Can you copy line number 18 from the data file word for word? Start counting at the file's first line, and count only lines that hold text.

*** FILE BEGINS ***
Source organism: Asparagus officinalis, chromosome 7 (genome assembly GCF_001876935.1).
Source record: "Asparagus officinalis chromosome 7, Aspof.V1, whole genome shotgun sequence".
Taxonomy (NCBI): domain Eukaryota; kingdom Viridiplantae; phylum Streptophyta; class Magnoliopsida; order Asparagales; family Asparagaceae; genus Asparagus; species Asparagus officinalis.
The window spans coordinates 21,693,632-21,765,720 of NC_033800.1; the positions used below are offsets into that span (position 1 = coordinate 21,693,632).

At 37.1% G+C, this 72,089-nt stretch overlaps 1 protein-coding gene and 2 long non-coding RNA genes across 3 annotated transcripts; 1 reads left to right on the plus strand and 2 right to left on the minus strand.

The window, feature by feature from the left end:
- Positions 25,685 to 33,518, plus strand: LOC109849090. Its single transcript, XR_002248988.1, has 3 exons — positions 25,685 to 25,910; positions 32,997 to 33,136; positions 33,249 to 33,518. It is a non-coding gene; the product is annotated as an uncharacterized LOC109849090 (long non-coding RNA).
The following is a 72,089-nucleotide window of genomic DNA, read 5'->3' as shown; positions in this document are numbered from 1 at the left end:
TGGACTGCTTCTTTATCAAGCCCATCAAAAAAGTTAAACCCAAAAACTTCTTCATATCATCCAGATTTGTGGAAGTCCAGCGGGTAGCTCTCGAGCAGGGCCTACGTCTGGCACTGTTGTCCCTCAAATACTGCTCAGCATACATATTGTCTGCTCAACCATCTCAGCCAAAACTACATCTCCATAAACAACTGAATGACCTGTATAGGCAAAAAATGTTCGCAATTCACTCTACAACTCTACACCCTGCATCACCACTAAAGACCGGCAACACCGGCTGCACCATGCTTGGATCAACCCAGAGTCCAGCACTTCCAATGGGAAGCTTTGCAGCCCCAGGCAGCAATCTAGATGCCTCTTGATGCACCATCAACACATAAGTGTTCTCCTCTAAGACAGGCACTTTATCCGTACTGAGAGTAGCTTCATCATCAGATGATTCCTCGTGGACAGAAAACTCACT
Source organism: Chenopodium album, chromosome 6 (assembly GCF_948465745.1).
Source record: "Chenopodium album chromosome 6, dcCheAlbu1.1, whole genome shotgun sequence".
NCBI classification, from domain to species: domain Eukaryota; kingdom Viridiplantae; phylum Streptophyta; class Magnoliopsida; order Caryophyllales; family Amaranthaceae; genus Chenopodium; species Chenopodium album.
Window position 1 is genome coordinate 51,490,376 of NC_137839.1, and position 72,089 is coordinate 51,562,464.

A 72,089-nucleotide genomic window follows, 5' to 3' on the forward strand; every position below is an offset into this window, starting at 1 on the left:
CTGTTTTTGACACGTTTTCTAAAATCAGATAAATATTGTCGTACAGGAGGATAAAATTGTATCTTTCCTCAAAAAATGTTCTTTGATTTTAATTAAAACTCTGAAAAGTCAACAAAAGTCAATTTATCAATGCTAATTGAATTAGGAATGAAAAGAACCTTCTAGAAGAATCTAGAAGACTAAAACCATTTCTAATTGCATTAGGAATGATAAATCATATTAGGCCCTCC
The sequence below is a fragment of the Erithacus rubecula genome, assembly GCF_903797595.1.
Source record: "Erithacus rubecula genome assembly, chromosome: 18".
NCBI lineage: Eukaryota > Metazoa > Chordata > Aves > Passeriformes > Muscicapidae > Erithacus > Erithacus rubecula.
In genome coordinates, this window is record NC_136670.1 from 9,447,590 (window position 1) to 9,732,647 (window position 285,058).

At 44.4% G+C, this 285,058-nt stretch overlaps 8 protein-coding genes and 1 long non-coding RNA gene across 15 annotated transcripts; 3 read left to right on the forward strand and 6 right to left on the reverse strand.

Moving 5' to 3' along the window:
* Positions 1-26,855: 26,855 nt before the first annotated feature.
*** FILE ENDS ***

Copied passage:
NCBI lineage: Eukaryota > Metazoa > Chordata > Aves > Passeriformes > Muscicapidae > Erithacus > Erithacus rubecula.